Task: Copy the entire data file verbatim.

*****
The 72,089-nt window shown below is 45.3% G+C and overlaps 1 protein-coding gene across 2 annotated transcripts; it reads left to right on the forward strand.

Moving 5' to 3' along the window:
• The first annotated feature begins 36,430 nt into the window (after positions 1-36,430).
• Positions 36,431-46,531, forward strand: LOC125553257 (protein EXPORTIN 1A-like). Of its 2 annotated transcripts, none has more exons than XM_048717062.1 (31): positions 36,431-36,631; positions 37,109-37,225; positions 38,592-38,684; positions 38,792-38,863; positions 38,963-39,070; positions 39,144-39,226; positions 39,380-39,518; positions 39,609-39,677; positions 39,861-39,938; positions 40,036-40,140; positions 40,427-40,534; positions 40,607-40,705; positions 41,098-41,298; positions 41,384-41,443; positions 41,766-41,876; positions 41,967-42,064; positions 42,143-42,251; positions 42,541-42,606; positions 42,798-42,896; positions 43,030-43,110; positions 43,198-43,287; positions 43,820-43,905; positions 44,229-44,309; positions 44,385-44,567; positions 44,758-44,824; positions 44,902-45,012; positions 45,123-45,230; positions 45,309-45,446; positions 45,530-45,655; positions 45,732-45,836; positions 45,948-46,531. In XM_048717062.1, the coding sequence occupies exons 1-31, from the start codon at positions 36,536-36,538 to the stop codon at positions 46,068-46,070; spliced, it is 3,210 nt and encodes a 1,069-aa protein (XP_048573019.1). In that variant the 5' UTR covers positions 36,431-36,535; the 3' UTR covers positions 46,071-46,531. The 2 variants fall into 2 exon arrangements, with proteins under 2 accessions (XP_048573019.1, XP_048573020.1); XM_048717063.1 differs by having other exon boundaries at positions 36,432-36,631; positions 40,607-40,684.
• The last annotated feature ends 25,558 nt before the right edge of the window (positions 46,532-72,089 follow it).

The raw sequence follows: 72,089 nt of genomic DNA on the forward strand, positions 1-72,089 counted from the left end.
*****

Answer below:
The 72,089-nt window shown below is 45.3% G+C and overlaps 1 protein-coding gene across 2 annotated transcripts; it reads left to right on the forward strand.

Moving 5' to 3' along the window:
• The first annotated feature begins 36,430 nt into the window (after positions 1-36,430).
• Positions 36,431-46,531, forward strand: LOC125553257 (protein EXPORTIN 1A-like). Of its 2 annotated transcripts, none has more exons than XM_048717062.1 (31): positions 36,431-36,631; positions 37,109-37,225; positions 38,592-38,684; positions 38,792-38,863; positions 38,963-39,070; positions 39,144-39,226; positions 39,380-39,518; positions 39,609-39,677; positions 39,861-39,938; positions 40,036-40,140; positions 40,427-40,534; positions 40,607-40,705; positions 41,098-41,298; positions 41,384-41,443; positions 41,766-41,876; positions 41,967-42,064; positions 42,143-42,251; positions 42,541-42,606; positions 42,798-42,896; positions 43,030-43,110; positions 43,198-43,287; positions 43,820-43,905; positions 44,229-44,309; positions 44,385-44,567; positions 44,758-44,824; positions 44,902-45,012; positions 45,123-45,230; positions 45,309-45,446; positions 45,530-45,655; positions 45,732-45,836; positions 45,948-46,531. In XM_048717062.1, the coding sequence occupies exons 1-31, from the start codon at positions 36,536-36,538 to the stop codon at positions 46,068-46,070; spliced, it is 3,210 nt and encodes a 1,069-aa protein (XP_048573019.1). In that variant the 5' UTR covers positions 36,431-36,535; the 3' UTR covers positions 46,071-46,531. The 2 variants fall into 2 exon arrangements, with proteins under 2 accessions (XP_048573019.1, XP_048573020.1); XM_048717063.1 differs by having other exon boundaries at positions 36,432-36,631; positions 40,607-40,684.
• The last annotated feature ends 25,558 nt before the right edge of the window (positions 46,532-72,089 follow it).

The raw sequence follows: 72,089 nt of genomic DNA on the forward strand, positions 1-72,089 counted from the left end.